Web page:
Facebook has been a steadily growing company since its debut in 2004, and as each year hundreds of millions of members join the network, the company’s growth has continued to explode.
With this explosive expansion occurring on the social network, over time it became clear going public was going to be inevitable. After a couple of years of “will they or won’t they?” IPO related queries, it became certain last year it was no longer “will they?”, but evolved into “when will they?”
On May 18, 2012 the day finally came after much hype and anticipation. Facebook was predicted to be the “mother” of all IPO, especially in the tech sector. Business, financial and tech publications were dominated by every detail surrounding the Facebook IPO.
After all that hype, its turned out to be a major letdown. In several media reports, the IPO became referred to as “Facebook Flop.”
The stock opened at $38 and on the first day. Rumor across several media reports indicated the banks that underwrote Facebook’s IPO ended up buying stocks before close on that the first day of trading to ensure the stock closed above its initial offering price. And it did manage to close higher than its debut price, but only by 23 cents.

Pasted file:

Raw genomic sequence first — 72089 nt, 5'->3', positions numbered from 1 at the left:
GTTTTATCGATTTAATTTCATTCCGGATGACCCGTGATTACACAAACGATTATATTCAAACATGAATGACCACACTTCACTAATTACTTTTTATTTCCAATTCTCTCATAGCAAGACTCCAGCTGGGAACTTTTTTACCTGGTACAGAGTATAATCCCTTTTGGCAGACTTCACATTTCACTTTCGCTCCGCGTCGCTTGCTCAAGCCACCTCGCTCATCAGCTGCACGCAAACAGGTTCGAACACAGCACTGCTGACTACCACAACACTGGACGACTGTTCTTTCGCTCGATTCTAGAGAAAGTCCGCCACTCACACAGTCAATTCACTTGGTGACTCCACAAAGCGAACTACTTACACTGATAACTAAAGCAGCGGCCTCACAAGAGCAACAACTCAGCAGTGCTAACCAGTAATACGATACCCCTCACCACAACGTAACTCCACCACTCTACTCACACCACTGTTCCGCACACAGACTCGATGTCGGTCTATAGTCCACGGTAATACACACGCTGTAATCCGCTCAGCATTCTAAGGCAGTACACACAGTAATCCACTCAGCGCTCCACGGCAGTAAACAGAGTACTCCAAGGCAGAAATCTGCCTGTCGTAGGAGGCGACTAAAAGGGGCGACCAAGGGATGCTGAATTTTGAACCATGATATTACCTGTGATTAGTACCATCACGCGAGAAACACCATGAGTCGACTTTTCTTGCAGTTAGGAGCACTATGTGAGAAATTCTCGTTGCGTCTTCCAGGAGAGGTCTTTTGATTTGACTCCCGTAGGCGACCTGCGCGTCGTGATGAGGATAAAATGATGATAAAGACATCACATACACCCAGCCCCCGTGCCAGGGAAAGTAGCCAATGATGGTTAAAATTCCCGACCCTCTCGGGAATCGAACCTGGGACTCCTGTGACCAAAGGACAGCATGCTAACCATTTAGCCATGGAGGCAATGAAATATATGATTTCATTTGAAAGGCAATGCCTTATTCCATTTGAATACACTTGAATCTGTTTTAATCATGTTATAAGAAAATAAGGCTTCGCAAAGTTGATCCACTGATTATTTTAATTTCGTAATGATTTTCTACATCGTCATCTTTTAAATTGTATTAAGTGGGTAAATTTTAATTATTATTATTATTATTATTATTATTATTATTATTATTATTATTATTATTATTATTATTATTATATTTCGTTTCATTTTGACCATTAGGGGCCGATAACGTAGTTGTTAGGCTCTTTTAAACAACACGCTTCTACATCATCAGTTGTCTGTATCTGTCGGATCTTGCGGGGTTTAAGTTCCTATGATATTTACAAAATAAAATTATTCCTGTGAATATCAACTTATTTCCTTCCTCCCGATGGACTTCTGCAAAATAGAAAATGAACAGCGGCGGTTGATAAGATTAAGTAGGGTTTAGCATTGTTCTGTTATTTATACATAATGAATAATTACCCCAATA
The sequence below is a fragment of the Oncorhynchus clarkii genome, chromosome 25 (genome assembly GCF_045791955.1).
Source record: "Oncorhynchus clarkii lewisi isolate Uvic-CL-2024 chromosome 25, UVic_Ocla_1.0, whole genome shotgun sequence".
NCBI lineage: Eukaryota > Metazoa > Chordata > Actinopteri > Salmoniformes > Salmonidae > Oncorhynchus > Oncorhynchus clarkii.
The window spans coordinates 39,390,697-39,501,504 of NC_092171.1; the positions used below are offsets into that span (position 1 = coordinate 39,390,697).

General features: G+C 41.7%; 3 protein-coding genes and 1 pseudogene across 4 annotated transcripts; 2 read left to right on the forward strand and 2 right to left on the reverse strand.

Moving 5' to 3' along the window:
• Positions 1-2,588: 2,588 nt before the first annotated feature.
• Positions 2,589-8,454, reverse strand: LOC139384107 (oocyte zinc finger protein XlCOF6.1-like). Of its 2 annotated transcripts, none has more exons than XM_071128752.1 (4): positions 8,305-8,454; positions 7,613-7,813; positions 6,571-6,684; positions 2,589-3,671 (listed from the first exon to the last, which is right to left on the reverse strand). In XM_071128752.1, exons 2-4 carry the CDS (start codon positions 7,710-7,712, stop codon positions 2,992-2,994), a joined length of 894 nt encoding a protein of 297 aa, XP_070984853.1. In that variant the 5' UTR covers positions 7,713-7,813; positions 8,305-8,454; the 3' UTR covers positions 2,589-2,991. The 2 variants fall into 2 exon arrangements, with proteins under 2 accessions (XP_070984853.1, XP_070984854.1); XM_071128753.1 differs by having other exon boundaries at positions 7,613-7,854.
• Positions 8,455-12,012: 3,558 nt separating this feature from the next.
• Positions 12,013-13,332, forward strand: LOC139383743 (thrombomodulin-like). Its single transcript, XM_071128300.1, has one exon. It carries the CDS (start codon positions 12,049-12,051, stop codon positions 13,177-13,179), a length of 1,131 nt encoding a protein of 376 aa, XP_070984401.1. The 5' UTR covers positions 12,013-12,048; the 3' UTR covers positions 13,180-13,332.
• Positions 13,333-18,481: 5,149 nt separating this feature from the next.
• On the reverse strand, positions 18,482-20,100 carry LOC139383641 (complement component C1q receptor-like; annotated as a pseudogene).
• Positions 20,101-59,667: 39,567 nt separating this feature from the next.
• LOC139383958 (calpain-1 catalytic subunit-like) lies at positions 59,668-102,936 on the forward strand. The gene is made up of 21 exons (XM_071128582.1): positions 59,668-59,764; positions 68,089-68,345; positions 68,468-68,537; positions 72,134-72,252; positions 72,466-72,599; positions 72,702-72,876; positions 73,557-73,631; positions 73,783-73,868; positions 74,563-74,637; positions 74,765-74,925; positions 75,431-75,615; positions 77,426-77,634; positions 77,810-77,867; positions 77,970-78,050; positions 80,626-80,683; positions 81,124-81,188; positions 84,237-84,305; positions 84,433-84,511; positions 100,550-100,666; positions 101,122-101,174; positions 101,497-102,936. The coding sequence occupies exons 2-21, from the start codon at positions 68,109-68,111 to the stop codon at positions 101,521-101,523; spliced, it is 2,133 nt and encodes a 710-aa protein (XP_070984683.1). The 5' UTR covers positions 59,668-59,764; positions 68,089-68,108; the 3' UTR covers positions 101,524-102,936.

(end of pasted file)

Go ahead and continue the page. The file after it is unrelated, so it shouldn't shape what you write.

Day two proved to be even more dismal. The stock’s value continued to plunge in the early hours of trading and fingers began to point all around. Some of the blame was aimed at NASDAQ because of some technical glitches that had occurred.
However, it’s now two weeks later and the stock continues to take a dive. Yesterday the stock closed at $28.64, down 3.24 percent from yesterday. According to NASDAQ as of June 1, the high has been $45 and the low, $26.83, so it’s sitting only two dollars higher than its all-time low as of date of this article’s publish.
According to Forbes, even James Gorman, CEO of Morgan Stanley that took charge of the IPO, is disappointed. He’s on the defense, as the blame game continues, he’s been vocal that his bank worked “100 percent within the rules” and “speculation of nefarious activity” in regards to the Facebook IPO are untrue,” reported Forbes.
Can the stock recover? Only time will illuminate whether or not the social network giant’s stock worth will eventually rise to meet even a fracture of the hype it had been given over the past several months. Right now things aren’t looking so good, and its lackluster performance has been widely seen across the web as a major fail.